Books 2010

Books 2009

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Sunday, 31 May 2009

Comments

Very dark, but very cool. Great imagery in the post, too.

Not very British, glo, it's from Aeschylus! And it doesn't mean you won't be happy until you're dead, it means that your happiness may be fragile and something terrible may come - sent by the Gods perhaps - to destroy it, which threat only ceases with death.

We Brits are not as gloomy as you think - but if there's a way to the better, it exacts a full look at the worst!

All this sounds very gloomy indeed but I hope the "call no man happy until he is dead" is just very good and typical British humour. Having to wait till death to be happy is not to my liking, I try and find happiness in my daily life and feel happy each day.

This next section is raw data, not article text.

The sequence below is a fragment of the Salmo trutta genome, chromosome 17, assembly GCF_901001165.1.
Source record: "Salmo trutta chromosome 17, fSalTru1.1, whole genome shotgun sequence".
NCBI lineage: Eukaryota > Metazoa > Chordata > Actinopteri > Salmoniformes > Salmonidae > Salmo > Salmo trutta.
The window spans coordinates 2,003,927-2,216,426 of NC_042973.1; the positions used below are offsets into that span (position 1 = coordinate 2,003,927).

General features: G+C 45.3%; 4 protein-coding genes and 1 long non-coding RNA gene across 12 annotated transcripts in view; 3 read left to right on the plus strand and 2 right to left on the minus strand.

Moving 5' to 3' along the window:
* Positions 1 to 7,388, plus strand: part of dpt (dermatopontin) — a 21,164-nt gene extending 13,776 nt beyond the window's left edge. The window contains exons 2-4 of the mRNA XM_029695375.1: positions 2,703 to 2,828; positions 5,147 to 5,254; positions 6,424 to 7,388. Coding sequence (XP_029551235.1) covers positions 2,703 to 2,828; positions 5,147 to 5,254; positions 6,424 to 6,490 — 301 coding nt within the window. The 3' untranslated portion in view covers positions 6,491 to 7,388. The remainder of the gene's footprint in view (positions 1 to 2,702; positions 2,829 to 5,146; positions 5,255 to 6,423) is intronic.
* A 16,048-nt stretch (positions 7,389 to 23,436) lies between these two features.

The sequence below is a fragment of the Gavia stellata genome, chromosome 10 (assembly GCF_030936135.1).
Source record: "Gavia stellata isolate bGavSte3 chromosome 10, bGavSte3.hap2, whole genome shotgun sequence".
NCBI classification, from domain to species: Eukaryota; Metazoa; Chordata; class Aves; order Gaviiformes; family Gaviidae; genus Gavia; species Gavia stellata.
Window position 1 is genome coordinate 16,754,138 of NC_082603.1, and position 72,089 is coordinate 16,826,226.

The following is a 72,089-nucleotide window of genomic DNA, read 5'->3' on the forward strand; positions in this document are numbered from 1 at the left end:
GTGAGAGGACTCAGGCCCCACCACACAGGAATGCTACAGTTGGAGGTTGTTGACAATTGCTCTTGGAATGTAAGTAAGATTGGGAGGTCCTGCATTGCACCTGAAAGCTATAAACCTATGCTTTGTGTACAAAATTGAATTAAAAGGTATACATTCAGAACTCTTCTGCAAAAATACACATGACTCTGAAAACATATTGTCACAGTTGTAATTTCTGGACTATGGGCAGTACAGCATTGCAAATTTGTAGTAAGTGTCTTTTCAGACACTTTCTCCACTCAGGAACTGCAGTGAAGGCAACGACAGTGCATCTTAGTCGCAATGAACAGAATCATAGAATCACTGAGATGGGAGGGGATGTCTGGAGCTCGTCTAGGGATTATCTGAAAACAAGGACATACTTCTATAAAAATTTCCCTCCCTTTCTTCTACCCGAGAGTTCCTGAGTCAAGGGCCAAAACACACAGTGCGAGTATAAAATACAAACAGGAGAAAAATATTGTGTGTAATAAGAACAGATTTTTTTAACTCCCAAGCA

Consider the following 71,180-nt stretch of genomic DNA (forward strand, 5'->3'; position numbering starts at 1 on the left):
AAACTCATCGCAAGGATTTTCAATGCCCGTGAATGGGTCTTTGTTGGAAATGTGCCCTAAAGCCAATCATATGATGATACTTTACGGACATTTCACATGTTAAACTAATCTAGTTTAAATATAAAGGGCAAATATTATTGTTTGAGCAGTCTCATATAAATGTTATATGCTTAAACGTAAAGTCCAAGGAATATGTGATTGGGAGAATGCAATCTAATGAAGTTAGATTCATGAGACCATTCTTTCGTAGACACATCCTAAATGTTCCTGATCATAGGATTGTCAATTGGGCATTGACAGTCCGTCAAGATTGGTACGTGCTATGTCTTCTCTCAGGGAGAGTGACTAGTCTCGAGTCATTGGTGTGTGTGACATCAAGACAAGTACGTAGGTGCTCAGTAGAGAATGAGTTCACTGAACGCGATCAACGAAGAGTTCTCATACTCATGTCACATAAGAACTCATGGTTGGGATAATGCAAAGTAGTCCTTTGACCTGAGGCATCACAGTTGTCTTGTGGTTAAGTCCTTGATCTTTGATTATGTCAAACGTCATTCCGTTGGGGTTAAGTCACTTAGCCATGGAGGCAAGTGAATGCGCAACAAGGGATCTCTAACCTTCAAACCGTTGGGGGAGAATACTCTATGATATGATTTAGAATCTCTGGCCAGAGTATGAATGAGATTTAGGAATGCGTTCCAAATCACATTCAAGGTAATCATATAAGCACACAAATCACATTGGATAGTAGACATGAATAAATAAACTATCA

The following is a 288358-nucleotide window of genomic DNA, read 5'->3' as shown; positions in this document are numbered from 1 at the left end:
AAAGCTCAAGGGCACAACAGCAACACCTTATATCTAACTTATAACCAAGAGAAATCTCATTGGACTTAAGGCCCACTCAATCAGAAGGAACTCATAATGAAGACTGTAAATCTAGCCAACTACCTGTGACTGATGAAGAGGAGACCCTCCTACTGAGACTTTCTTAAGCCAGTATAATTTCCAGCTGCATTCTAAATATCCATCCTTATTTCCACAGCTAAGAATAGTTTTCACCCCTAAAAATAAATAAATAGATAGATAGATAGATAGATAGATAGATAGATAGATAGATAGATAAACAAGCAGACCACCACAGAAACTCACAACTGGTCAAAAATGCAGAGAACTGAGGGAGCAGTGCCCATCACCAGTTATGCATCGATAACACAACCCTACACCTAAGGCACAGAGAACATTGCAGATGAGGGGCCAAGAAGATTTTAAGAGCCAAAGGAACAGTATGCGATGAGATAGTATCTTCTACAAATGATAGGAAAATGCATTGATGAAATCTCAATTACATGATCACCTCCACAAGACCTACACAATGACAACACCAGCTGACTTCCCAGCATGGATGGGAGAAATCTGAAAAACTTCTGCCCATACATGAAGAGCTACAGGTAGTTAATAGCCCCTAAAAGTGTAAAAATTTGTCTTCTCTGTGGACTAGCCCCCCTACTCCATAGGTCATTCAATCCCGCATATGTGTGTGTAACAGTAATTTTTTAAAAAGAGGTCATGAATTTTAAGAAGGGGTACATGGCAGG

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Quotidian

  • Nothing is of greater consolation to the author of a novel than the disovery of readings he had not conceived but which are then prompted by his readers. (Umberto Eco, Reflections on The Name of the Rose)
  • ... relatively few persons in London ... can afford the luxury of one or more servants. No fewer than 3,700,000 have no servants at all, and of the half million that have servants 227,000 have only one. (The Times, 6 June 1895)
  • Standing among savage scenery, the hotel offers stupendous revelations. There is a French widow in every bedroom, affording delightful prospects. (Tyrolean inn brochure, according to Gerard Hoffnung)
  • (A doctor is at an elderly relative's deathbed) "The old sawbones, eh?" he bellowed ... "Just in the nick, perhaps. Haul the old girl back by the short hairs, if you ask me. Devilish smart at his work ... Always take a fence with more confidence when I know he's out with us."
  • Too often, when a man of Monty Godkin's mental powers is plunged in thought, nothing happens at all. The machinery just whirs for a while, and that is the end of it. (P G Wodehouse, Heavy Weather)
  • ...the breed that take their pleasures as Saint Laurence took his grid (Kipling, The Five nations)

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